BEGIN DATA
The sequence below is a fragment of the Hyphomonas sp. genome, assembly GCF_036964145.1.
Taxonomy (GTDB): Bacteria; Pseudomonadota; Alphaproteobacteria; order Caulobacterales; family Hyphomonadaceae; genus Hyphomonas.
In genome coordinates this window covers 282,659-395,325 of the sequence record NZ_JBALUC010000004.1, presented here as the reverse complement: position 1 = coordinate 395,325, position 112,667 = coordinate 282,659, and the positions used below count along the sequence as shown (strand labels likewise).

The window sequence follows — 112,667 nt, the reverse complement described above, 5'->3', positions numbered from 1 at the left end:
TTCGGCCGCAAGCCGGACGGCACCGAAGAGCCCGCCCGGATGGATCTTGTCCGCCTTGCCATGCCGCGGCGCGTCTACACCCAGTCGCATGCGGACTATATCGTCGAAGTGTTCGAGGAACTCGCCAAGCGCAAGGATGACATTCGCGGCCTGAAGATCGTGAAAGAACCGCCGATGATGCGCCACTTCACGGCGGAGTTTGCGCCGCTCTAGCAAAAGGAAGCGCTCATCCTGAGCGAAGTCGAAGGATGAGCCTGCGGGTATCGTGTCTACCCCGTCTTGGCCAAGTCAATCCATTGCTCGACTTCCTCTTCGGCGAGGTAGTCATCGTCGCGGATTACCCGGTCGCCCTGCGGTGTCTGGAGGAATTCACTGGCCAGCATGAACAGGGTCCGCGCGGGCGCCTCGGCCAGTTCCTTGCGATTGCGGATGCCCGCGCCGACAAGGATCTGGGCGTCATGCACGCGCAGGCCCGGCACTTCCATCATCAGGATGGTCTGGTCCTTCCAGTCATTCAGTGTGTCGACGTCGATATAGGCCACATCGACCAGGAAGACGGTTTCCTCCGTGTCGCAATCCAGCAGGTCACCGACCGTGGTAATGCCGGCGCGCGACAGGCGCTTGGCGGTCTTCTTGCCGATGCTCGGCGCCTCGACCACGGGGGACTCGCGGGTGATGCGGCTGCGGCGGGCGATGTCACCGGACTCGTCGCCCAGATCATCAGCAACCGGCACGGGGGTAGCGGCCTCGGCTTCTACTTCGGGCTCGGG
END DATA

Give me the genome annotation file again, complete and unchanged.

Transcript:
The sequence below is a fragment of the Hyphomonas sp. genome, assembly GCF_036964145.1.
Taxonomy (GTDB): Bacteria; Pseudomonadota; Alphaproteobacteria; order Caulobacterales; family Hyphomonadaceae; genus Hyphomonas.
In genome coordinates this window covers 282,659-395,325 of the sequence record NZ_JBALUC010000004.1, presented here as the reverse complement: position 1 = coordinate 395,325, position 112,667 = coordinate 282,659, and the positions used below count along the sequence as shown (strand labels likewise).

The window sequence follows — 112,667 nt, the reverse complement described above, 5'->3', positions numbered from 1 at the left end:
TTCGGCCGCAAGCCGGACGGCACCGAAGAGCCCGCCCGGATGGATCTTGTCCGCCTTGCCATGCCGCGGCGCGTCTACACCCAGTCGCATGCGGACTATATCGTCGAAGTGTTCGAGGAACTCGCCAAGCGCAAGGATGACATTCGCGGCCTGAAGATCGTGAAAGAACCGCCGATGATGCGCCACTTCACGGCGGAGTTTGCGCCGCTCTAGCAAAAGGAAGCGCTCATCCTGAGCGAAGTCGAAGGATGAGCCTGCGGGTATCGTGTCTACCCCGTCTTGGCCAAGTCAATCCATTGCTCGACTTCCTCTTCGGCGAGGTAGTCATCGTCGCGGATTACCCGGTCGCCCTGCGGTGTCTGGAGGAATTCACTGGCCAGCATGAACAGGGTCCGCGCGGGCGCCTCGGCCAGTTCCTTGCGATTGCGGATGCCCGCGCCGACAAGGATCTGGGCGTCATGCACGCGCAGGCCCGGCACTTCCATCATCAGGATGGTCTGGTCCTTCCAGTCATTCAGTGTGTCGACGTCGATATAGGCCACATCGACCAGGAAGACGGTTTCCTCCGTGTCGCAATCCAGCAGGTCACCGACCGTGGTAATGCCGGCGCGCGACAGGCGCTTGGCGGTCTTCTTGCCGATGCTCGGCGCCTCGACCACGGGGGACTCGCGGGTGATGCGGCTGCGGCGGGCGATGTCACCGGACTCGTCGCCCAGATCATCAGCAACCGGCACGGGGGTAGCGGCCTCGGCTTCTACTTCGGGCTCGGG